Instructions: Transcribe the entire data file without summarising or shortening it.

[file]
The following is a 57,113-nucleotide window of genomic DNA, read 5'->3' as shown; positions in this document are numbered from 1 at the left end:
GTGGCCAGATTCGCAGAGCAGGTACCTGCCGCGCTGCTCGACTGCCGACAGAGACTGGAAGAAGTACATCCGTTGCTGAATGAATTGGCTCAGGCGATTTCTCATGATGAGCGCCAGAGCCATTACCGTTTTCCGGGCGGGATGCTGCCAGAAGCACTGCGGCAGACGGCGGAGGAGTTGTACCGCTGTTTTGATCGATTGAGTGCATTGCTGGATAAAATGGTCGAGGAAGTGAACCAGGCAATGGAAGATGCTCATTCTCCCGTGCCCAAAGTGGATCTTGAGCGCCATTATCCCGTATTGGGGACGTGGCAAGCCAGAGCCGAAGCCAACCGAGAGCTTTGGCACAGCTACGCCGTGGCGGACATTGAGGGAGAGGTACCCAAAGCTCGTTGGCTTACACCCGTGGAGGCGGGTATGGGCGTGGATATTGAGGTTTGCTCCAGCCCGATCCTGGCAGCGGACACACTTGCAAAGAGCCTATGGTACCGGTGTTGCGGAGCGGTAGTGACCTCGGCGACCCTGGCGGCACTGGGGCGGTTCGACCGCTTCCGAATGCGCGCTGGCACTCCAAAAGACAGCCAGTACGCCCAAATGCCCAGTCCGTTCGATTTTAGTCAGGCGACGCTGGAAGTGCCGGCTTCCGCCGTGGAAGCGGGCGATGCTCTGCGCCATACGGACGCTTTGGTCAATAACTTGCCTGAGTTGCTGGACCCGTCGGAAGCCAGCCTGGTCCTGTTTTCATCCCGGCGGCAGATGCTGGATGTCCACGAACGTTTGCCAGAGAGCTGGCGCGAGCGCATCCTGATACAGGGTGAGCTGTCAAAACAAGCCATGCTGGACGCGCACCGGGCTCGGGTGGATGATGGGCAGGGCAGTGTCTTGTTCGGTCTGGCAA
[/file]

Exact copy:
The following is a 57,113-nucleotide window of genomic DNA, read 5'->3' as shown; positions in this document are numbered from 1 at the left end:
GTGGCCAGATTCGCAGAGCAGGTACCTGCCGCGCTGCTCGACTGCCGACAGAGACTGGAAGAAGTACATCCGTTGCTGAATGAATTGGCTCAGGCGATTTCTCATGATGAGCGCCAGAGCCATTACCGTTTTCCGGGCGGGATGCTGCCAGAAGCACTGCGGCAGACGGCGGAGGAGTTGTACCGCTGTTTTGATCGATTGAGTGCATTGCTGGATAAAATGGTCGAGGAAGTGAACCAGGCAATGGAAGATGCTCATTCTCCCGTGCCCAAAGTGGATCTTGAGCGCCATTATCCCGTATTGGGGACGTGGCAAGCCAGAGCCGAAGCCAACCGAGAGCTTTGGCACAGCTACGCCGTGGCGGACATTGAGGGAGAGGTACCCAAAGCTCGTTGGCTTACACCCGTGGAGGCGGGTATGGGCGTGGATATTGAGGTTTGCTCCAGCCCGATCCTGGCAGCGGACACACTTGCAAAGAGCCTATGGTACCGGTGTTGCGGAGCGGTAGTGACCTCGGCGACCCTGGCGGCACTGGGGCGGTTCGACCGCTTCCGAATGCGCGCTGGCACTCCAAAAGACAGCCAGTACGCCCAAATGCCCAGTCCGTTCGATTTTAGTCAGGCGACGCTGGAAGTGCCGGCTTCCGCCGTGGAAGCGGGCGATGCTCTGCGCCATACGGACGCTTTGGTCAATAACTTGCCTGAGTTGCTGGACCCGTCGGAAGCCAGCCTGGTCCTGTTTTCATCCCGGCGGCAGATGCTGGATGTCCACGAACGTTTGCCAGAGAGCTGGCGCGAGCGCATCCTGATACAGGGTGAGCTGTCAAAACAAGCCATGCTGGACGCGCACCGGGCTCGGGTGGATGATGGGCAGGGCAGTGTCTTGTTCGGTCTGGCAA